Interactive as a new medium for visual storytelling has had some ups and downs in the subsequent years. We’ve seen fun and unique work come and go, but we didn’t see anything that captured our imagination like Welcome to Pine Point had. In the process the hype cycle on interactive began to peter out, subsumed by excitement over virtual reality and innovations in gaming. Showcases in the independent film world for the medium such as Tribeca Interactive or Sundance’s New Frontiers, have, in recent years, scarcely showcased any interactive projects of the like that were envisioned in 2011.
Yet despite this downturn in interest, 2016 saw the online release of the single best interactive experience to date. It did not come from technologists, but instead rare and shining film talents, the DANIELS. In contrast to the medium’s long association with non-fiction storytelling, Possibilia bills itself as the first narrative interactive experience, and, in the hands of the prodigiously talented directing duo, the endeavor is a massive success—a deeply satisfying experience on an intellectual and emotional level, one that is novel, and endlessly rewatchable.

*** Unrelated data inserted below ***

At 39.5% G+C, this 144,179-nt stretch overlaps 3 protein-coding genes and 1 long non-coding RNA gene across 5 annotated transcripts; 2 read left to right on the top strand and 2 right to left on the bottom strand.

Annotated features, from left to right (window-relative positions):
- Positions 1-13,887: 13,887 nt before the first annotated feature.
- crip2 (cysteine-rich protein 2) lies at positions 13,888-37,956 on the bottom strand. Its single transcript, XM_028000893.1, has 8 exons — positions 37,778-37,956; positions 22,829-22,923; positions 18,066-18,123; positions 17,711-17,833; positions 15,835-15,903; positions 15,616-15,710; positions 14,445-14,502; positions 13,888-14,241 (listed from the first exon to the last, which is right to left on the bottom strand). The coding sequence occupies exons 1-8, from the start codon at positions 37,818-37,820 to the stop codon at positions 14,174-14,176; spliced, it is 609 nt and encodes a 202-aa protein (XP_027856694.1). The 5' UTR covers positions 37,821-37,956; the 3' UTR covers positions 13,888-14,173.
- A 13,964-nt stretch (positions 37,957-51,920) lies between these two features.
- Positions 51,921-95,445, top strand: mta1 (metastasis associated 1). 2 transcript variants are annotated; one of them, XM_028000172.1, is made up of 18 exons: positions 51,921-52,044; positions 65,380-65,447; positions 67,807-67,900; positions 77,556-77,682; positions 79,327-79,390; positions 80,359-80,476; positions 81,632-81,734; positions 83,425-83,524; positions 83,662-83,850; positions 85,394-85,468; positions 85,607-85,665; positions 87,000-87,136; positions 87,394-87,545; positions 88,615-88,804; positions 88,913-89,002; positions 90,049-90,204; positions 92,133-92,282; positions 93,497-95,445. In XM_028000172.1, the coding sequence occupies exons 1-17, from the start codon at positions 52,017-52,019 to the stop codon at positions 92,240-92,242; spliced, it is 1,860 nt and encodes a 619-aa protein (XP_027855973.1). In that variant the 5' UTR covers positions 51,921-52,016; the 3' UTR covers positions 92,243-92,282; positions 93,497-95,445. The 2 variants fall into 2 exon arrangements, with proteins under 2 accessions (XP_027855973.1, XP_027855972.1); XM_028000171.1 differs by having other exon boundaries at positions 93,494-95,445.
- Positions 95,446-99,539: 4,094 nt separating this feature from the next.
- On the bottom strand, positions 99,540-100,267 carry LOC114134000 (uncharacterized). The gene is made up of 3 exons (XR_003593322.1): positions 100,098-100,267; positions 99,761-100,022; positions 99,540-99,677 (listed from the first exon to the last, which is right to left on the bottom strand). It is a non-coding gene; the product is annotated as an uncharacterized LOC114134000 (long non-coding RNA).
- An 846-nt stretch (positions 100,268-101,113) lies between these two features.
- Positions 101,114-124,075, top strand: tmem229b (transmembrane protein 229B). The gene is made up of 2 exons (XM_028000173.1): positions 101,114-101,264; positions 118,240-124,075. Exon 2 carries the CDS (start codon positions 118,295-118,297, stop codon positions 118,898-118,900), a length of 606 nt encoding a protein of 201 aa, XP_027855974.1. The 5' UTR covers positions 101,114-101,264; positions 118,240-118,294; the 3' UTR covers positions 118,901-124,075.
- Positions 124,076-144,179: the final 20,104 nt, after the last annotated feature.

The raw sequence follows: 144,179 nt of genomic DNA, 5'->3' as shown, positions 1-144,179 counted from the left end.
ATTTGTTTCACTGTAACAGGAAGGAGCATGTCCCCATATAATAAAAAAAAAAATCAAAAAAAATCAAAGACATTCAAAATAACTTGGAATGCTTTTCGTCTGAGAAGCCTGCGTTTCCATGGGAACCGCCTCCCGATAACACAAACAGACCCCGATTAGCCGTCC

As chronicled recently in a deep, and fascinating New Yorker article, the DANIELS were able to succeed by deeply probing the paradox within interactive storytelling between the agency of choice that is at the core of interactive as a medium, and the established desire of audiences to relinquish control to gifted storytellers. Partnering with technology company Interlude, they used an established interactive framework, “channel-surfing”, to thus create a resonant break-up story that split perspective, but featured linear and unchangeable dialogue and outcome. As they phrase it there is “…something funny about not being able to change the story—about making an interactive film that is thematically about your inability to change things.”